Shooting doesn’t define CIAA tourney

The Observer editorial board

Tommie Dewalt (left), Hattie Dewalt and Dorothy Davis cheer during the CIAA tournament.
Tommie Dewalt (left), Hattie Dewalt and Dorothy Davis cheer during the CIAA tournament. rlahser@charlotteobserver.com

The shooting in uptown Charlotte during this past weekend’s CIAA Tournament has some residents concerned.

That’s understandable. When someone takes an AK-47 and sprays 40-50 bullets into cars and a hotel in the middle of uptown, we’d all better pay attention. Thankfully, the Charlotte-Mecklenburg police quickly made arrests, and now the criminal justice system will decide the suspects’ fates.

Legitimate concern need not mushroom into panic. One incident, alarming though it is, should not prompt the city of Charlotte to back away from the mutually beneficial relationship it has enjoyed with the historically black conference these past 11 years. In the wake of the shooting, some locals are suggesting exactly that.

One resident of a condo tower at the shooting scene told WBTV news that the CIAA tournament “needs to be reviewed (to) see if this is the kind of thing we want in Charlotte.”

Well, we certainly don’t want assault rifles strafing our streets. But we do want the CIAA. We can, and mostly do, get the latter without being overrun by the former.

With the basketball games drawing 99,000 spectators, choked streets and restaurants are far more likely problems than flying bullets. Charlotte-Mecklenburg, for its troubles, reaps $2.1 million in county tax collections, according to the Charlotte Regional Visitors Authority.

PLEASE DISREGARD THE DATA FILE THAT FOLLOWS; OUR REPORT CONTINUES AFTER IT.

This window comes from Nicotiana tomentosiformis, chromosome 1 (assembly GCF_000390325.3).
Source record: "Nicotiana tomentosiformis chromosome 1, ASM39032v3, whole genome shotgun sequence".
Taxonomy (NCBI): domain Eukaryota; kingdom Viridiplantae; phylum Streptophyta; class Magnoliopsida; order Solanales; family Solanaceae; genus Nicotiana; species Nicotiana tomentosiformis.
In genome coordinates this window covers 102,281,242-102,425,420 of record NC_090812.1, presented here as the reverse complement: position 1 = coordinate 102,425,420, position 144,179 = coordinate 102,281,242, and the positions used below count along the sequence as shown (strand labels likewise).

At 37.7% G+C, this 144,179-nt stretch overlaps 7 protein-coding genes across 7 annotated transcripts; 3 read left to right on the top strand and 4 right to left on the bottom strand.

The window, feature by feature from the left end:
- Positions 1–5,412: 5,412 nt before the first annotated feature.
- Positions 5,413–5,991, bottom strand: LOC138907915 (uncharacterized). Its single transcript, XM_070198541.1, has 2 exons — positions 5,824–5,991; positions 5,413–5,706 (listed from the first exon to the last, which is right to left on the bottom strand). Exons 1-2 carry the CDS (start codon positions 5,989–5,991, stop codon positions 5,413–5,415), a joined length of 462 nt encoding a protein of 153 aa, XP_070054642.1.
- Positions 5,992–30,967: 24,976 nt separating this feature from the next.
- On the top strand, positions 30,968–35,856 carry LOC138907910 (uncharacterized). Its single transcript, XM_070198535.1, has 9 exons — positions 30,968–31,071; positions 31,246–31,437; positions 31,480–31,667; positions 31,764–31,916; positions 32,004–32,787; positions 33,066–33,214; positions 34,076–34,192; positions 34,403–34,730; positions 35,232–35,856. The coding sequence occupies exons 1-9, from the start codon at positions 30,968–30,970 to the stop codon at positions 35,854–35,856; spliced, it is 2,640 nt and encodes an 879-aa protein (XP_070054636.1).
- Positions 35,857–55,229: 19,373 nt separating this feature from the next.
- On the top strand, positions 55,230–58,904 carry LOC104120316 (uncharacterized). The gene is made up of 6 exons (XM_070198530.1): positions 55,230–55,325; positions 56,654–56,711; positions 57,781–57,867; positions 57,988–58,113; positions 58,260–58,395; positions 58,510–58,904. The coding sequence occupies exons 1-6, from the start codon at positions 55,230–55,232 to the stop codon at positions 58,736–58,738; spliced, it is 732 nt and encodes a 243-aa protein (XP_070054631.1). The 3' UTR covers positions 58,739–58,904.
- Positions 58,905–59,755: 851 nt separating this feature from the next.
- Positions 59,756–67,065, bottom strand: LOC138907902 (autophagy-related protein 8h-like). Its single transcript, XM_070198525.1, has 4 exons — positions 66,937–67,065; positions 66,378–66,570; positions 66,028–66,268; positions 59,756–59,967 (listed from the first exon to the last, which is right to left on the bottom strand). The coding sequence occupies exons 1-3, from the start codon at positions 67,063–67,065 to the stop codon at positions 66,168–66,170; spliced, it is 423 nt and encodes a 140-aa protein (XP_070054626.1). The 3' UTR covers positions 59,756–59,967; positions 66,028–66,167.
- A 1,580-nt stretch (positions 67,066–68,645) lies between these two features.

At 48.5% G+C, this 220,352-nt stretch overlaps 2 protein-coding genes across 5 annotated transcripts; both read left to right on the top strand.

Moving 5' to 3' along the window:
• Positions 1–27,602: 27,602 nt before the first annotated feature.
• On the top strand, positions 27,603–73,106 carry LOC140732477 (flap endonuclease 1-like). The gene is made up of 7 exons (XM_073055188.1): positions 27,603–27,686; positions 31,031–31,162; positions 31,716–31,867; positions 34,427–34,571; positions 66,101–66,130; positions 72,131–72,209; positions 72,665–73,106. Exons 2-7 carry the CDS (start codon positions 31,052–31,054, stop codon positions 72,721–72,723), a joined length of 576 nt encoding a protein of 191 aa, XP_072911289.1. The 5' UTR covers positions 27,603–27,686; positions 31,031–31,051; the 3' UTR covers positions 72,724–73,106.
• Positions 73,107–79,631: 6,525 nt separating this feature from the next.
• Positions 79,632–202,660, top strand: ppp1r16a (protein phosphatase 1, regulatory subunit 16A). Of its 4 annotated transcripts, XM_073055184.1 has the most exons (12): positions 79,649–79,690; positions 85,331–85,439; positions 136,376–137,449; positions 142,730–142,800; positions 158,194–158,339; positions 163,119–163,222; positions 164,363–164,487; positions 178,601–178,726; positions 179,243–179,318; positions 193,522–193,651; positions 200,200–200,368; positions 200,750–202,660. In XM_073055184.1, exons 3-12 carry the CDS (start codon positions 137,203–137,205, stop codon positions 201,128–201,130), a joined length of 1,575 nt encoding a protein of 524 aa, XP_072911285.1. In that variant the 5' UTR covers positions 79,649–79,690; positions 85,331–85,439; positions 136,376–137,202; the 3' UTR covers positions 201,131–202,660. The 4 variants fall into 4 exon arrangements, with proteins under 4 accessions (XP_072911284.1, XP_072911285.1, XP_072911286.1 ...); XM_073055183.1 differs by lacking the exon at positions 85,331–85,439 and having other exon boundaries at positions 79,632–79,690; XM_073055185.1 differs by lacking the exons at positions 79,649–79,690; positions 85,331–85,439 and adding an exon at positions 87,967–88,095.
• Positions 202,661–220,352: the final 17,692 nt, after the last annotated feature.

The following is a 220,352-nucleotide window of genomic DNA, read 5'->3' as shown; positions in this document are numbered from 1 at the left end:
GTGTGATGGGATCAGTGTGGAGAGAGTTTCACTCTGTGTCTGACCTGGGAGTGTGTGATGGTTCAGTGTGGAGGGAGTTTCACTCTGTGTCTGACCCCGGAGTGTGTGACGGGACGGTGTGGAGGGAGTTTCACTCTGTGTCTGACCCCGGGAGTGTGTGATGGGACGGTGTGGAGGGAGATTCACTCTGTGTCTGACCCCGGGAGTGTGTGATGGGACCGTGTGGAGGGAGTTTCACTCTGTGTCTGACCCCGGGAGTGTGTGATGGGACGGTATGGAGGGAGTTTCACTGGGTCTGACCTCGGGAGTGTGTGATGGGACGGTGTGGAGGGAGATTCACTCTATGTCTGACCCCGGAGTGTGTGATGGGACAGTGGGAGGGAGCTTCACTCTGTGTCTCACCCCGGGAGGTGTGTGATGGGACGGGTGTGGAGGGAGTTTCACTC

Mecklenburg commissioner Bill James expressed concern on Facebook about the “violence/wild parties over the years” that have occurred during the CIAA weekend. But with police out in force via the “extraordinary event” designation, you’d think out-of-control parties potentially involving tens of thousands of people might draw more than the 12 arrests police logged during the weekend.

If you walk around uptown during CIAA weekend, you typically see middle-aged and older visitors, the alumni of the 12 universities playing in the basketball tournament.

“The response I got from people is that they felt safe, they enjoyed the experience,” City Council member Al Austin, a fundraiser for Johnson C. Smith University, told the editorial board Monday. Out of the thousands who came to town, he added, “we had three people – three people – who decided to do something stupid.”

Still, the shooting was especially alarming given the weaponry involved. If convicted, the suspects should get the stiffest punishments available.

The incident likely will not prompt the city to reconsider hosting the tournament, nor should it. However, with the NBA All-Star game coming in 2017 and city elders dreaming of hosting the Super Bowl, it reminds us all that security protocols must be constantly refined and updated as Charlotte moves to claim a bigger slice of the national spotlight.